It's not the sort of thing I listen to now, but in an odd sort of way it got me into paying attention to the music. I think that's crucial
It's before my time but I've been told, he never came back from Karangahape Road.

User avatar
Happy Little Elf
Posts: 1398
Joined: 18 Jul 2003, 00:53
Location: sunnyside of the street
Contact:

Postby Happy Little Elf » 07 Sep 2004, 07:59

The Right Scarfie Profile wrote:
Magilla wrote:
..

I first started buying albums in about '81, aged 13, and would buy a new one every few months. I'm not sure when I actually realised this as such, it just got going and probably never stop.

:


I think I must have started buying frequently about the age of about 13 or 14. As odd as it sounds, attending musicals, concertos and opera (read: being dragged along by parents who couldn't be bothered paying for a baby sitter that night) when I was an even smaller lad than I am now probably got me started early.
It's not the sort of thing I listen to now, but in an odd sort of way it got me into paying attention to the music. I think that's crucial


My parents were into Tirolean folk music and polka. I guess this could have been a motivation for my interest in exploring other genres of music. Also i've played the piano since i was 4 (which might be part of the reason for my appreciation of tori amos).

Having few friends and no girlfriends growing up also did wonders for my interest in music and books. In my defense though, i'm unattractive and not too bright.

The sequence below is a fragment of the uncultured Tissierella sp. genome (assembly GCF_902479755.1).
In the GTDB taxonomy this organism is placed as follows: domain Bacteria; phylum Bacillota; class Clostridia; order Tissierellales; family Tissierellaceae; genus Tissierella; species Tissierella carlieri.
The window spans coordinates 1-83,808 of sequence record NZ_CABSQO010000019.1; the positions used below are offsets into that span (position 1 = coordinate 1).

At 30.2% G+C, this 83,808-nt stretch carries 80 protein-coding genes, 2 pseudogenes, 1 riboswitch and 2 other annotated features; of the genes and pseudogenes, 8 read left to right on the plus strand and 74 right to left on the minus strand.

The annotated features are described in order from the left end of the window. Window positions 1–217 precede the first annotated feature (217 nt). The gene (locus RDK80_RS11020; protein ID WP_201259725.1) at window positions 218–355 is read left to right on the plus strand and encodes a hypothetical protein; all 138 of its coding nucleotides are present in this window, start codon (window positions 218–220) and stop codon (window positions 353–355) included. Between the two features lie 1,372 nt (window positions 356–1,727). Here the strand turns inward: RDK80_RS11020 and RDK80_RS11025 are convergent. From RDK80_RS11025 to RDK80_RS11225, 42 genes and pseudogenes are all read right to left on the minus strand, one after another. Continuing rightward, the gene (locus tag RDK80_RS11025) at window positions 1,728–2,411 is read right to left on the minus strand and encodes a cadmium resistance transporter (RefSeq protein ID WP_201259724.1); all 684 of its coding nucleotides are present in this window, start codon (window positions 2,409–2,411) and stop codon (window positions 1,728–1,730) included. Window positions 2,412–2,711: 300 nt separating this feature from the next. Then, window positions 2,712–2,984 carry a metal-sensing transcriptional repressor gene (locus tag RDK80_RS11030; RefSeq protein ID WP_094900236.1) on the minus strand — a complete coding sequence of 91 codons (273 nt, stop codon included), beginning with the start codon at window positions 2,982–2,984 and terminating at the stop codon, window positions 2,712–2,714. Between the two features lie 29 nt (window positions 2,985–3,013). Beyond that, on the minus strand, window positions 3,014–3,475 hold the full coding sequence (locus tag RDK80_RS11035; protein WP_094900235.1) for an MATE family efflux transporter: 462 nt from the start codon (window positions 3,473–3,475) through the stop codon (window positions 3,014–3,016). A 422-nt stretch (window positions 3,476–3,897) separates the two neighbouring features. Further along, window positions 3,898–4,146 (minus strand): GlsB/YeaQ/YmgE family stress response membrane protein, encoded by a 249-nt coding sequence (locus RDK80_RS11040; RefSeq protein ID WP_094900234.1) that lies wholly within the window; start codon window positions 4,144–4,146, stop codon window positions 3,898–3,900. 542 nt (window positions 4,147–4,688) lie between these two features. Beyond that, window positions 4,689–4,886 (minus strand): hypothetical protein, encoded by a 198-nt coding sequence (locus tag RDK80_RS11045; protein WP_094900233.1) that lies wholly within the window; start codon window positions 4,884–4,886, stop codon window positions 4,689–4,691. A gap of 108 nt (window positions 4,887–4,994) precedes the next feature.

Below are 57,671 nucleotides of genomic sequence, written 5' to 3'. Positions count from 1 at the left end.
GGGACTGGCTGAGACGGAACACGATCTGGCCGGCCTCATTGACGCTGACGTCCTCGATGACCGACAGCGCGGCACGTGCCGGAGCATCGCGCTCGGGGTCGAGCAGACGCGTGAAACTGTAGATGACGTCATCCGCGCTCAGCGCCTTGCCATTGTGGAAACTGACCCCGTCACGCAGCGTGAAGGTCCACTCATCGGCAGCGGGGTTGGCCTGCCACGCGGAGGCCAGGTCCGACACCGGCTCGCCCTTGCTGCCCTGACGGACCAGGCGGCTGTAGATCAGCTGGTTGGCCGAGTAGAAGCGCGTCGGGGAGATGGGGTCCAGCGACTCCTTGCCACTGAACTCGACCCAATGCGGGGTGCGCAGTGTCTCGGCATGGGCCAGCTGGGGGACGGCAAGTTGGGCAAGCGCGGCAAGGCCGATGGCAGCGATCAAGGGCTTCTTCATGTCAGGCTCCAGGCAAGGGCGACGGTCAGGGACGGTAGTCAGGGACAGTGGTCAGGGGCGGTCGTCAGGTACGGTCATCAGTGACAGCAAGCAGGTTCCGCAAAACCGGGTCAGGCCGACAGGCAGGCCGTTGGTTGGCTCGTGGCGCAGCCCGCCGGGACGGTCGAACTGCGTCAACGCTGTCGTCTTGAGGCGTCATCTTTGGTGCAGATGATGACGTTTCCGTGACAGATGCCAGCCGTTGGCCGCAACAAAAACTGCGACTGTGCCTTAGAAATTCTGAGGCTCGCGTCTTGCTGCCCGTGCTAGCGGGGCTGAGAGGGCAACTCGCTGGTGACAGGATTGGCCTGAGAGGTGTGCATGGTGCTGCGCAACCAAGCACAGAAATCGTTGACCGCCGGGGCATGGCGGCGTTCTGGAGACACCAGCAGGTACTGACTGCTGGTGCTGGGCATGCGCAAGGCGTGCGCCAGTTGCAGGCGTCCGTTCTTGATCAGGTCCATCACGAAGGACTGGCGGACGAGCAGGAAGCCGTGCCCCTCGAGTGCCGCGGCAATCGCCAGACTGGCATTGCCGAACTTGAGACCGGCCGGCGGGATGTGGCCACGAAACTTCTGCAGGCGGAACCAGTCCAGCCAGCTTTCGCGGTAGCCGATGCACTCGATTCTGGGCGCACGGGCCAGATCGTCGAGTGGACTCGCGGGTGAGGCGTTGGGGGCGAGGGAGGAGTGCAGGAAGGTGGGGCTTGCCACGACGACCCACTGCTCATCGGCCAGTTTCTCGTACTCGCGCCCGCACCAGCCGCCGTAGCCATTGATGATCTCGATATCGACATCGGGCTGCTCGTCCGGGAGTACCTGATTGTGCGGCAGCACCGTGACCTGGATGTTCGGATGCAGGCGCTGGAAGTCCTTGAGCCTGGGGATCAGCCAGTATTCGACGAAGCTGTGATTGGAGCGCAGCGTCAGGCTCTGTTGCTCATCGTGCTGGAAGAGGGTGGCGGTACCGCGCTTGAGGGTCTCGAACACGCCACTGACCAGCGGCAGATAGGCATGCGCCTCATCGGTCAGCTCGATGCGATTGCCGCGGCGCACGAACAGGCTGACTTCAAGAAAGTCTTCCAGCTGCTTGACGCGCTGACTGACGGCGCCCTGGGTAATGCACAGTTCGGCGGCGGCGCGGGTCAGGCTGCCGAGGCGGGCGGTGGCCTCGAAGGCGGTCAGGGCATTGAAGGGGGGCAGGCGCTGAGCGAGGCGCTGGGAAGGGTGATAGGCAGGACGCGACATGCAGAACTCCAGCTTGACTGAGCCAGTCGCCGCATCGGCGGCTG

(\_/)<*}}}><
(O.o)
(")(")

User avatar
beenieman
Posts: 15400
Joined: 20 Jul 2003, 21:43

Re:

Postby beenieman » 26 Apr 2013, 02:32

Doobie Baron wrote:The main misconception I have to deal with is people who will think I want to go somewhere or do something because live music will be involved. "C'mon, it'll be great, there's a funk band playing!" It's an epidemic where I live. Austin* has done such a good job of claiming to be the "live music capital of the world" that people assume it's a good thing to have live music. I used to live in a small, fun, college town. A great new scummy little bar opened up and quickly ruined itself by insisting on having "Live Music 365 Days A Year" as some sort of calling card. When there's a good band there, it's a great time, but the majority of the time it's a shitty bar because there's a shitty band playing. That's enough of that.


*I don't live in Austin but I'm there a lot. Thankfully, this isn't such a problem there.

I've never been a big man of going to see music live. I appreciate we need live music for the system to work but I've always enjoyed listening in my own environment.
One night, an evil spirit held me down
I could not make one single sound
Jah told me, 'Son, use the word'
And now I'm as free as a bird